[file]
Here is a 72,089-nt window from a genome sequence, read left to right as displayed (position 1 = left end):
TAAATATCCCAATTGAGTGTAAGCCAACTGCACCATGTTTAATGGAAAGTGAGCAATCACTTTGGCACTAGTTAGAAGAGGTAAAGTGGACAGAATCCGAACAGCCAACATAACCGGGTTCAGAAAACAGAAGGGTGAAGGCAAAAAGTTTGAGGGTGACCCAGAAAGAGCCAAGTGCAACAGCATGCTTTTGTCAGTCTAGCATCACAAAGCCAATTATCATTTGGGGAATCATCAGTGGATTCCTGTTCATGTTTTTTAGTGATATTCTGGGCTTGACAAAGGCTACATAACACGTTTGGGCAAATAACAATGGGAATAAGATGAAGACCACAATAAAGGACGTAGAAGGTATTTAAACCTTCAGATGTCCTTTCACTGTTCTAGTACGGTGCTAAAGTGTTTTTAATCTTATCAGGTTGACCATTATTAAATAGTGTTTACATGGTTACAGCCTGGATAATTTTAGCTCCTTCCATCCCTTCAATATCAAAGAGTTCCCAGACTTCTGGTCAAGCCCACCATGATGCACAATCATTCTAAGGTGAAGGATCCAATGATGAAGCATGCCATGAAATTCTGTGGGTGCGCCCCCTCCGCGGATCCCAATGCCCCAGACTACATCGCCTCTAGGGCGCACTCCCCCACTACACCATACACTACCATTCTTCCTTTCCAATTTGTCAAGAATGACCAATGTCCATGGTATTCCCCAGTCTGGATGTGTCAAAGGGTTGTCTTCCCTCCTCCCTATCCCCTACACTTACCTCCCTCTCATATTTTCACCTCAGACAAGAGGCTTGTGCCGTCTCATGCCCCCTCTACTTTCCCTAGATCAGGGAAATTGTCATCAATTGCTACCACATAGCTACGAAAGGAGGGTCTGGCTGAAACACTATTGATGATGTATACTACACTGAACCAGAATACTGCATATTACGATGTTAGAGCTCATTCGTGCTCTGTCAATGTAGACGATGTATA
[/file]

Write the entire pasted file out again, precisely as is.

Here is a 72,089-nt window from a genome sequence, read left to right as displayed (position 1 = left end):
TAAATATCCCAATTGAGTGTAAGCCAACTGCACCATGTTTAATGGAAAGTGAGCAATCACTTTGGCACTAGTTAGAAGAGGTAAAGTGGACAGAATCCGAACAGCCAACATAACCGGGTTCAGAAAACAGAAGGGTGAAGGCAAAAAGTTTGAGGGTGACCCAGAAAGAGCCAAGTGCAACAGCATGCTTTTGTCAGTCTAGCATCACAAAGCCAATTATCATTTGGGGAATCATCAGTGGATTCCTGTTCATGTTTTTTAGTGATATTCTGGGCTTGACAAAGGCTACATAACACGTTTGGGCAAATAACAATGGGAATAAGATGAAGACCACAATAAAGGACGTAGAAGGTATTTAAACCTTCAGATGTCCTTTCACTGTTCTAGTACGGTGCTAAAGTGTTTTTAATCTTATCAGGTTGACCATTATTAAATAGTGTTTACATGGTTACAGCCTGGATAATTTTAGCTCCTTCCATCCCTTCAATATCAAAGAGTTCCCAGACTTCTGGTCAAGCCCACCATGATGCACAATCATTCTAAGGTGAAGGATCCAATGATGAAGCATGCCATGAAATTCTGTGGGTGCGCCCCCTCCGCGGATCCCAATGCCCCAGACTACATCGCCTCTAGGGCGCACTCCCCCACTACACCATACACTACCATTCTTCCTTTCCAATTTGTCAAGAATGACCAATGTCCATGGTATTCCCCAGTCTGGATGTGTCAAAGGGTTGTCTTCCCTCCTCCCTATCCCCTACACTTACCTCCCTCTCATATTTTCACCTCAGACAAGAGGCTTGTGCCGTCTCATGCCCCCTCTACTTTCCCTAGATCAGGGAAATTGTCATCAATTGCTACCACATAGCTACGAAAGGAGGGTCTGGCTGAAACACTATTGATGATGTATACTACACTGAACCAGAATACTGCATATTACGATGTTAGAGCTCATTCGTGCTCTGTCAATGTAGACGATGTATA